Does your view of the second coming really matter?
Yes … and no.
Jesus Christ is coming back. He will return to earth in a very visible and public manner. This is a core doctrine of Christianity. It is as significant and important as the doctrine surrounding His first coming.
What is not as critical is how you interpret and view the details and events surrounding His return. I am not saying these details are unimportant. Jesus spoke of the end times and His return, and He gave an incredible vision—a revelation—to the apostle John regarding the end times. Peter and Paul also spoke of His return. God would not have revealed these things if they were not important for us to know.
What’s not as critical is our interpretation of these events. I’ll explain what I mean in a moment, but first, here are the primary ways believers interpret the end times.
- Historical Premillennialism. Christ will return to earth in a cataclysmic event and reign for a thousand years.
- Dispensational Premillennialism. Christ will remove His church prior to a period of great tribulation, after which He will return to earth and reign for a thousand years.
- Amillennialism. The thousand-year period referred to in Revelation 20:4-6 is a figurative description of the church age, the long period of time—but not literally a thousand years—between Christ’s first appearance on earth and His return. There will be no millennium (thus a-millennial) after Christ’s return but rather the judgment and establishment of the new heaven and new earth.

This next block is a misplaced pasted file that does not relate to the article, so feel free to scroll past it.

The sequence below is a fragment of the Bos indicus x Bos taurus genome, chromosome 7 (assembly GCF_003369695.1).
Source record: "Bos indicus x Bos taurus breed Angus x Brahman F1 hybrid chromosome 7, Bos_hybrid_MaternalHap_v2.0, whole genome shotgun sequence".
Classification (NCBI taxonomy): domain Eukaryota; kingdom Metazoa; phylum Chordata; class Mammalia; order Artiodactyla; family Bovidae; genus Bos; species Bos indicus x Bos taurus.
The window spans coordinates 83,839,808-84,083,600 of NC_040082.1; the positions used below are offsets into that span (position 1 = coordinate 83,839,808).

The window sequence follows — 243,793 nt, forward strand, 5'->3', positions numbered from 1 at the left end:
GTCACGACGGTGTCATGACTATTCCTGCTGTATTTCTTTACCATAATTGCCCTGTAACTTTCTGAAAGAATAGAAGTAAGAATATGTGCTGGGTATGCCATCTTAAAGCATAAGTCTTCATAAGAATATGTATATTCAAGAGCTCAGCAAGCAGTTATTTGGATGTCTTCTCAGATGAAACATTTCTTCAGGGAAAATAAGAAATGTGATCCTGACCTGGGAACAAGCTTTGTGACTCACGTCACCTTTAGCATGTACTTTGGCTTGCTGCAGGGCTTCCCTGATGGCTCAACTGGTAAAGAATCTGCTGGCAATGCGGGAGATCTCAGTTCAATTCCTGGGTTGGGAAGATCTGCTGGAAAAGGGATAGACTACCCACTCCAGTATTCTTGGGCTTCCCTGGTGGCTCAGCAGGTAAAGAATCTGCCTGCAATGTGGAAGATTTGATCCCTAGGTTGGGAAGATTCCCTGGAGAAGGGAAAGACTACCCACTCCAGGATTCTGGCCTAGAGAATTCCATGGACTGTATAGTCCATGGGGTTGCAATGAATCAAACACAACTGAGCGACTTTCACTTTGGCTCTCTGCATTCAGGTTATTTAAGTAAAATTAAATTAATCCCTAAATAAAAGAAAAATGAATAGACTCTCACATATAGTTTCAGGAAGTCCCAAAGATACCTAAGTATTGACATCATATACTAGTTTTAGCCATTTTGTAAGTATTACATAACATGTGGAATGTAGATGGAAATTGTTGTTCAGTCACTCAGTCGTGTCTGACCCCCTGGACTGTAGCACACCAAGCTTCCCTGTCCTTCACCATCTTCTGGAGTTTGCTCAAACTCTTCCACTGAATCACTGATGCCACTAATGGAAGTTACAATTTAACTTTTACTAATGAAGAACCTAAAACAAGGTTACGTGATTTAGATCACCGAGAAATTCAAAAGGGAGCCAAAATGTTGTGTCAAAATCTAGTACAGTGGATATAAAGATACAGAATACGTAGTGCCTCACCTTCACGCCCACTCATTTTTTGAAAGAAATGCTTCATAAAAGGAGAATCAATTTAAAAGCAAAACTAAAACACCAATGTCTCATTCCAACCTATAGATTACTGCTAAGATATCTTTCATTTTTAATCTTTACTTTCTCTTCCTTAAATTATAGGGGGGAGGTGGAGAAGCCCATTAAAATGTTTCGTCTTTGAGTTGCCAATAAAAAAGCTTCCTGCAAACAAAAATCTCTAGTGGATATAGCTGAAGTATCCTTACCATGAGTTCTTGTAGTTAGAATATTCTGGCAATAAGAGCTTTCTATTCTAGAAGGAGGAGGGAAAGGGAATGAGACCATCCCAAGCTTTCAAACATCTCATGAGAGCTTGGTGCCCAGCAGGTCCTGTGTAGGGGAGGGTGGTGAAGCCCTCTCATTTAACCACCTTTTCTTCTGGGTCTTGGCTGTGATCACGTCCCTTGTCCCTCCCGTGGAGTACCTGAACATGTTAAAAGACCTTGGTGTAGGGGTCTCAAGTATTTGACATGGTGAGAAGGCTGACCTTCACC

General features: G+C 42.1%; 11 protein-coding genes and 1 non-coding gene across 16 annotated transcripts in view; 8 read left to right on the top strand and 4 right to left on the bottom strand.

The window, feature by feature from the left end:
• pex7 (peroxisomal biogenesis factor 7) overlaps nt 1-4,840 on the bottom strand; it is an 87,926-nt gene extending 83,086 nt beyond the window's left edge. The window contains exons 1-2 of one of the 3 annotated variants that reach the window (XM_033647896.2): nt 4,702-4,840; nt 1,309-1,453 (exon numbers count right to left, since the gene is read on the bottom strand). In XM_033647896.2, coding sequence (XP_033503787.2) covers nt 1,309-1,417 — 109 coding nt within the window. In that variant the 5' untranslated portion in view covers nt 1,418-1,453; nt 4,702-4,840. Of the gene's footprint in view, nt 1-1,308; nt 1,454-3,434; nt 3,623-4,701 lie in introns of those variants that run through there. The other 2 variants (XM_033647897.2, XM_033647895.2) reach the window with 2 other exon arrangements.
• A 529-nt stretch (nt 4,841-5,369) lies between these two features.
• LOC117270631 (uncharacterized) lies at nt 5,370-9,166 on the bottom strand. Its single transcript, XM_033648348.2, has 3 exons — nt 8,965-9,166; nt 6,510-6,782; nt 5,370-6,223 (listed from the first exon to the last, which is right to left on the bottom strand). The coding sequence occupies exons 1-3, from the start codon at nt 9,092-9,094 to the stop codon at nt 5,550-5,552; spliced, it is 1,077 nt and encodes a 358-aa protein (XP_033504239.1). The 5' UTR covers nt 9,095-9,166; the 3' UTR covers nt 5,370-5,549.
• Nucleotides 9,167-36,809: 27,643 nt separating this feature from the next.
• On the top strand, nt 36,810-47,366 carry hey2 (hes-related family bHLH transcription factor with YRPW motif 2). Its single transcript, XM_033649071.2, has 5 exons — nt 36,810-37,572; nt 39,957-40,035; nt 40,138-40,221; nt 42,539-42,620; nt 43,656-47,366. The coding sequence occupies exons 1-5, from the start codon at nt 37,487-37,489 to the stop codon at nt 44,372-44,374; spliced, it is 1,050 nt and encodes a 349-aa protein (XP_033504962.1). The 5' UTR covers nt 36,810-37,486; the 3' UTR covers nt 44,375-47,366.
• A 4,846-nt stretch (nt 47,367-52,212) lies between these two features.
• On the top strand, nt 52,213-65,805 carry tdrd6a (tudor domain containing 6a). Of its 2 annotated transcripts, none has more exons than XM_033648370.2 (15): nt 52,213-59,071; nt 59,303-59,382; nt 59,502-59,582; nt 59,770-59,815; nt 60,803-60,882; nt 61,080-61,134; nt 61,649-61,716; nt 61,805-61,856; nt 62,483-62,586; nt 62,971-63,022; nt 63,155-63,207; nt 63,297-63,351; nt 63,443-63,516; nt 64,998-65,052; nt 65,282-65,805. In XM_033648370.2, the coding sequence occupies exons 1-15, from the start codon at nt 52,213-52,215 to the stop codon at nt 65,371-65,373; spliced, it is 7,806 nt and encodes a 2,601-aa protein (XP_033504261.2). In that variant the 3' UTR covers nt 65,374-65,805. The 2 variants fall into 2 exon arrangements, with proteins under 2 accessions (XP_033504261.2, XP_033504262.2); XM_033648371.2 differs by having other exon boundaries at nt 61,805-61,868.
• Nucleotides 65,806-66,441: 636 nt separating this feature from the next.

- Postmillennialism. As the gospel advances and triumphs throughout the world, humanity will experience a golden age of a thousand years (either literal and/or symbolic). At the conclusion of this period, Christ will physically return to earth and the new heaven and new earth will be established.
Which is the predominant view? Historical Premillennialism has been strong throughout church history. Postmillennialism was popular in the 19th century, but it fell away in the 20th century (when it became obvious the world was not getting progressively better). Dispensational Premillennialism began in the 1800s and gained popularity in the 20th century (chiefly through the popular writing of Hal Lindsay and Tim Lahaye), but it’s popularity is giving way to Amillennialism. Amillennialism is strong these days.
But which is the correct view? Determining the correct interpretation is not as easy as it may sound.
- Godly people fall into each of the millennial camps.
- Godly people who hold to the inspiration and inerrancy of Scripture falls into each of the camps.
- Godly people who seek to be completely faithful to the Bible fall into each of the camps.
- Godly people who love Jesus and love each other don’t see eye-to-eye on the details of the second coming.
To prove my point, there’s a wonderful book called The Meaning of the Millennium. A Bible scholar from each of the millennial camps wrote a chapter on why he holds to his particular millennial view, and the other three scholars respond based on their own millennial view. In other words, it’s a friendly debate among four godly biblical scholars!
Study the Scriptures. Don’t just throw your hands up in the hand and conclude, “Who really knows?!” But wherever you land, be gracious to those who interpret the details differently.
Years ago, I served on a church staff that was phenomenal. We worked and played well together. Over time, I discovered that among the four of us, three of the millennial views were represented. We had our different views—our convictions—but that did not negatively impact our relationship or ministry together. That’s the way it should be.
Jesus is coming back. Let’s agree on that.
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